A retroactive date defines how far back in time a loss can occur for your policy to cover your claim. If a claim happens prior to your retroactive date, your policy won’t provide benefits. It’s a feature of claims-made professional liability or errors and omissions insurance.
A retroactive date, or retroactive insurance, is a feature of claims-made policies (professional liability or errors and omissions) that determines whether your policy will cover losses that occurred in the past. If damages happened before this date, any ensuing legal judgment, settlement, or attorney fees will be your responsibility.
In cases where you’ve purchased a policy for the first time, your retroactive insurance date is the same as the date your policy started. However, if you had one or more professional liability or E&O insurance policies in the past, your retroactive date would be the earliest date from which you continuously kept your coverage active.
Your claims-made retroactive date is important because it determines how far back in time an incident can occur for your policy to still protect you. Claims-made insurance policies only cover liability claims that surface while your policy is active. The original loss can occur in the past, even many years in the past. But for it to provide a continuous safety net, you must avoid any gaps in insurance coverage.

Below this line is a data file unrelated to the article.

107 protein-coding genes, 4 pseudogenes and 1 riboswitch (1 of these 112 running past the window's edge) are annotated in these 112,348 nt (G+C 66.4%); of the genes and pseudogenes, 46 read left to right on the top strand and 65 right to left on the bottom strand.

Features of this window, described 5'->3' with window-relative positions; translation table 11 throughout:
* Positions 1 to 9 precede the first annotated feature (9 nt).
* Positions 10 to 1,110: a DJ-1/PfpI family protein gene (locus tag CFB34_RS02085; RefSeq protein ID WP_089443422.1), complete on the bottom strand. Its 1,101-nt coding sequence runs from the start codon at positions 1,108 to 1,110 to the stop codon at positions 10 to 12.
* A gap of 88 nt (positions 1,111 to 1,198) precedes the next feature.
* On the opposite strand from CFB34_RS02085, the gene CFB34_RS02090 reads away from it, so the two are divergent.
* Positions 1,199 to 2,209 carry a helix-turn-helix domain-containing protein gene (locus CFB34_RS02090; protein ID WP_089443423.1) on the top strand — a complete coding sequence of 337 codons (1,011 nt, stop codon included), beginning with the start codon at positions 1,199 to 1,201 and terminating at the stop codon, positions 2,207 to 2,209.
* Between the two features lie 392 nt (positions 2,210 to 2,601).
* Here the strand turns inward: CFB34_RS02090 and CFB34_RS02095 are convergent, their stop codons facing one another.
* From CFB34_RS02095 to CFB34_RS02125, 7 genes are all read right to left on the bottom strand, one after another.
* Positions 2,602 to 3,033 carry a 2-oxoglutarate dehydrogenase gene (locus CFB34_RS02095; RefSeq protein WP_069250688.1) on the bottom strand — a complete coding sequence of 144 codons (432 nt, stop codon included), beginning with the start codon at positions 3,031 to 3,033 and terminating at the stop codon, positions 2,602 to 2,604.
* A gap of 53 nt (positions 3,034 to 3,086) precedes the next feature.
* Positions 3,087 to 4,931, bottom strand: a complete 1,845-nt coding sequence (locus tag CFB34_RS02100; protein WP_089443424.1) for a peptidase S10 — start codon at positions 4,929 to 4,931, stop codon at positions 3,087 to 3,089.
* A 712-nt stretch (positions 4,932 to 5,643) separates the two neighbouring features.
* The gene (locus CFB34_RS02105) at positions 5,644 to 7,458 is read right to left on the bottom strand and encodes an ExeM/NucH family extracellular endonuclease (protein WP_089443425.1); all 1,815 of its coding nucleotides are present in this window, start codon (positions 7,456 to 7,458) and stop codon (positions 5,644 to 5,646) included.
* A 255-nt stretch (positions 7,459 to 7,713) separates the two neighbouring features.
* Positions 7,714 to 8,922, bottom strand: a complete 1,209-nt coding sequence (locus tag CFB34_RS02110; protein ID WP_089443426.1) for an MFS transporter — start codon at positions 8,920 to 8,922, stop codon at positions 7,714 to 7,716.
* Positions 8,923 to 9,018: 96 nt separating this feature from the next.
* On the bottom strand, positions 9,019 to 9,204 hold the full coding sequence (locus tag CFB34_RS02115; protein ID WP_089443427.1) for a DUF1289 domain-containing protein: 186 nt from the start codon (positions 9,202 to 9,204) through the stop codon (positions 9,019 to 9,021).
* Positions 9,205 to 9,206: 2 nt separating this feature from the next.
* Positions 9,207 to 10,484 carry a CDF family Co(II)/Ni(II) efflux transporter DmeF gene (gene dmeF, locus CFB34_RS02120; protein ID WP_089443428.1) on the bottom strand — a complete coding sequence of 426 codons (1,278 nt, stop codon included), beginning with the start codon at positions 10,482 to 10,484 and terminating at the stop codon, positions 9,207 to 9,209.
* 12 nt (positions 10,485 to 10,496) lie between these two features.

An important consideration: Dropping your professional liability insurance policy for even a few days or weeks can have damaging consequences many years in the future if an incident occurs during the gap. Costly legal expenses might fall entirely on you instead of on your insurance company if you don’t keep your policy active at all times.
You can update your policy or switch insurers if you believe you can get a better price or service and still maintain the same retroactive date. However, always clarify with your new insurer what your retroactive date will be.
If you’ve maintained continuous coverage for many years, then make sure the insurer sets your retroactive date to the earliest date from which you’ve been continuously insured, not the inception date of your new policy. This will give you a much broader safety net, potentially saving you thousands of dollars in legal expenses should you ever get sued.